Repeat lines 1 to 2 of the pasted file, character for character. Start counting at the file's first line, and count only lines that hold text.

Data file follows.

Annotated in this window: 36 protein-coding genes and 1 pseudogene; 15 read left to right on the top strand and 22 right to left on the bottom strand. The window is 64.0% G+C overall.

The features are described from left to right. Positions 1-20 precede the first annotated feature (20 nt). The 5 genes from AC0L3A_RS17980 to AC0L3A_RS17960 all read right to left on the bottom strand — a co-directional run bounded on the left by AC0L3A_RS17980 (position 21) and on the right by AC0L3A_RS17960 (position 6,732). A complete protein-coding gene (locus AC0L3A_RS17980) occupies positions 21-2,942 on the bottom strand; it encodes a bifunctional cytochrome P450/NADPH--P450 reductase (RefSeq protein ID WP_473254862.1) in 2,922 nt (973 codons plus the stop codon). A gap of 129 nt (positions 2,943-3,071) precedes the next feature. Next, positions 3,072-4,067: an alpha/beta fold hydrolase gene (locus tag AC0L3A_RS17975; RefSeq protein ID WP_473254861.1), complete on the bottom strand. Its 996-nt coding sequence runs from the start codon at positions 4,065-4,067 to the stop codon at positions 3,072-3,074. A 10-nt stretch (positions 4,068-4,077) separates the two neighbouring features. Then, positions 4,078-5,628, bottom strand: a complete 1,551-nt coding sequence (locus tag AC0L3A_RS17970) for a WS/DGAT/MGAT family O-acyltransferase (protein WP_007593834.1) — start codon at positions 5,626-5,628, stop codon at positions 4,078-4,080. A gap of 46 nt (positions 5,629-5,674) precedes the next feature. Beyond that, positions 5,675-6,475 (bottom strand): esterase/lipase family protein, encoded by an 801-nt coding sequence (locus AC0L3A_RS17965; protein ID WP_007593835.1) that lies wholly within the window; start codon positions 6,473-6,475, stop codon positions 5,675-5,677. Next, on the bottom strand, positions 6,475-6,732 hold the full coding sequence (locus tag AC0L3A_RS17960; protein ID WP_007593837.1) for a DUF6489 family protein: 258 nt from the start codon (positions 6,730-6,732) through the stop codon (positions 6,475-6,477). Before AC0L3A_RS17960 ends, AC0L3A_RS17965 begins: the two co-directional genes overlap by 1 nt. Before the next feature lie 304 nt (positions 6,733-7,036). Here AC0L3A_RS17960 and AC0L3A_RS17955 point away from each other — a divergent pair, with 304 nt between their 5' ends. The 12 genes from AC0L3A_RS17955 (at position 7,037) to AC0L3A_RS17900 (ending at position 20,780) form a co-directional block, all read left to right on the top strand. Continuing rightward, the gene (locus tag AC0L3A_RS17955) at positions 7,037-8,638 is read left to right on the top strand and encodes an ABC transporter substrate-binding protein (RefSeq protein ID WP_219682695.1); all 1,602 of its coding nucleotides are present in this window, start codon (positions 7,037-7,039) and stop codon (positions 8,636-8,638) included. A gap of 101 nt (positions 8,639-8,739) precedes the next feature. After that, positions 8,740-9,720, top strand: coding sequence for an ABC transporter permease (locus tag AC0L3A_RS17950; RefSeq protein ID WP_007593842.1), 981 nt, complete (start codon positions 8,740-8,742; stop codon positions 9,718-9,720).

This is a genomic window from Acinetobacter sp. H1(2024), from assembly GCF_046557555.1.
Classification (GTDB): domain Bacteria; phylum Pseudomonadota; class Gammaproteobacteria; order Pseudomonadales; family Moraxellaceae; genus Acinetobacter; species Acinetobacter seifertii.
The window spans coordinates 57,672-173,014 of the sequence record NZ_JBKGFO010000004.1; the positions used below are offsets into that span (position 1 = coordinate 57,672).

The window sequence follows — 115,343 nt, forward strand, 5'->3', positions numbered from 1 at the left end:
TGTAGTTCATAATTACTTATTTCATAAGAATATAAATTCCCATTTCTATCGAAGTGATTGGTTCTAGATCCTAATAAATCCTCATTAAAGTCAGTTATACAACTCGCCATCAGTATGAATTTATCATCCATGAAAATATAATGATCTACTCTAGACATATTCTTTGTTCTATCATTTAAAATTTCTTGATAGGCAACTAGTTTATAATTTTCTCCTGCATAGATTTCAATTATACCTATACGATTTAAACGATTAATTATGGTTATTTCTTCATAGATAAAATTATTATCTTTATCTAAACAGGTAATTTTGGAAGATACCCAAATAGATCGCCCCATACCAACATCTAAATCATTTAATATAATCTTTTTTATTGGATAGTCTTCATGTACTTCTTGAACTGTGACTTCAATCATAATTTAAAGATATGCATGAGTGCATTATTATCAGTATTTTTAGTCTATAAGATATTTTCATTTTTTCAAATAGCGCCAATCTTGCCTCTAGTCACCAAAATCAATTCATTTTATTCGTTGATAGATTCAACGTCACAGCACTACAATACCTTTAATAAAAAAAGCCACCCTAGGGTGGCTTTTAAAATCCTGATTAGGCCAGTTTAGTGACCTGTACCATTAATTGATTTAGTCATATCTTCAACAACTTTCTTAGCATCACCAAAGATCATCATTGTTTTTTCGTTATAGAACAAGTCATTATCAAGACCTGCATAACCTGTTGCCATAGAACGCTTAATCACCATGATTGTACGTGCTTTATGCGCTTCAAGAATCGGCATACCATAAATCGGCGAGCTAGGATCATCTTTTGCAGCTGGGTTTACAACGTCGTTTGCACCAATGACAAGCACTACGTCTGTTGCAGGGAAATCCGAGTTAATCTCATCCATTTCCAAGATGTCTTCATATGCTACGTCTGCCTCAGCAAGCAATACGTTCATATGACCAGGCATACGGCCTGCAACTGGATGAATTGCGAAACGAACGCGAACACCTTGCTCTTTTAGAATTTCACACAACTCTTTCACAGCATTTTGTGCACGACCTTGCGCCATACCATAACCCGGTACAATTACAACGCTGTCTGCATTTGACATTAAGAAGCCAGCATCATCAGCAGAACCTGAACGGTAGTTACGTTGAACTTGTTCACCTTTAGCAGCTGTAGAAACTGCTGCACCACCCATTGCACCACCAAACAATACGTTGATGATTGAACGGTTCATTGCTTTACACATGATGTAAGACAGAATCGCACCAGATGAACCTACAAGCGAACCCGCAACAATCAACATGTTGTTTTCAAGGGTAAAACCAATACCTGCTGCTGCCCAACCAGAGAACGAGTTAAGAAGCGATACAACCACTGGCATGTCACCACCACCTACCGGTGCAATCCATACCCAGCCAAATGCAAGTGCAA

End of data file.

Annotated in this window: 36 protein-coding genes and 1 pseudogene; 15 read left to right on the top strand and 22 right to left on the bottom strand. The window is 64.0% G+C overall.

The features are described from left to right. Positions 1-20 precede the first annotated feature (20 nt). The 5 genes from AC0L3A_RS17980 to AC0L3A_RS17960 all read right to left on the bottom strand — a co-directional run bounded on the left by AC0L3A_RS17980 (position 21) and on the right by AC0L3A_RS17960 (position 6,732). A complete protein-coding gene (locus AC0L3A_RS17980) occupies positions 21-2,942 on the bottom strand; it encodes a bifunctional cytochrome P450/NADPH--P450 reductase (RefSeq protein ID WP_473254862.1) in 2,922 nt (973 codons plus the stop codon). A gap of 129 nt (positions 2,943-3,071) precedes the next feature. Next, positions 3,072-4,067: an alpha/beta fold hydrolase gene (locus tag AC0L3A_RS17975; RefSeq protein ID WP_473254861.1), complete on the bottom strand. Its 996-nt coding sequence runs from the start codon at positions 4,065-4,067 to the stop codon at positions 3,072-3,074. A 10-nt stretch (positions 4,068-4,077) separates the two neighbouring features. Then, positions 4,078-5,628, bottom strand: a complete 1,551-nt coding sequence (locus tag AC0L3A_RS17970) for a WS/DGAT/MGAT family O-acyltransferase (protein WP_007593834.1) — start codon at positions 5,626-5,628, stop codon at positions 4,078-4,080. A gap of 46 nt (positions 5,629-5,674) precedes the next feature. Beyond that, positions 5,675-6,475 (bottom strand): esterase/lipase family protein, encoded by an 801-nt coding sequence (locus AC0L3A_RS17965; protein ID WP_007593835.1) that lies wholly within the window; start codon positions 6,473-6,475, stop codon positions 5,675-5,677. Next, on the bottom strand, positions 6,475-6,732 hold the full coding sequence (locus tag AC0L3A_RS17960; protein ID WP_007593837.1) for a DUF6489 family protein: 258 nt from the start codon (positions 6,730-6,732) through the stop codon (positions 6,475-6,477). Before AC0L3A_RS17960 ends, AC0L3A_RS17965 begins: the two co-directional genes overlap by 1 nt. Before the next feature lie 304 nt (positions 6,733-7,036). Here AC0L3A_RS17960 and AC0L3A_RS17955 point away from each other — a divergent pair, with 304 nt between their 5' ends. The 12 genes from AC0L3A_RS17955 (at position 7,037) to AC0L3A_RS17900 (ending at position 20,780) form a co-directional block, all read left to right on the top strand. Continuing rightward, the gene (locus tag AC0L3A_RS17955) at positions 7,037-8,638 is read left to right on the top strand and encodes an ABC transporter substrate-binding protein (RefSeq protein ID WP_219682695.1); all 1,602 of its coding nucleotides are present in this window, start codon (positions 7,037-7,039) and stop codon (positions 8,636-8,638) included. A gap of 101 nt (positions 8,639-8,739) precedes the next feature. After that, positions 8,740-9,720, top strand: coding sequence for an ABC transporter permease (locus tag AC0L3A_RS17950; RefSeq protein ID WP_007593842.1), 981 nt, complete (start codon positions 8,740-8,742; stop codon positions 9,718-9,720).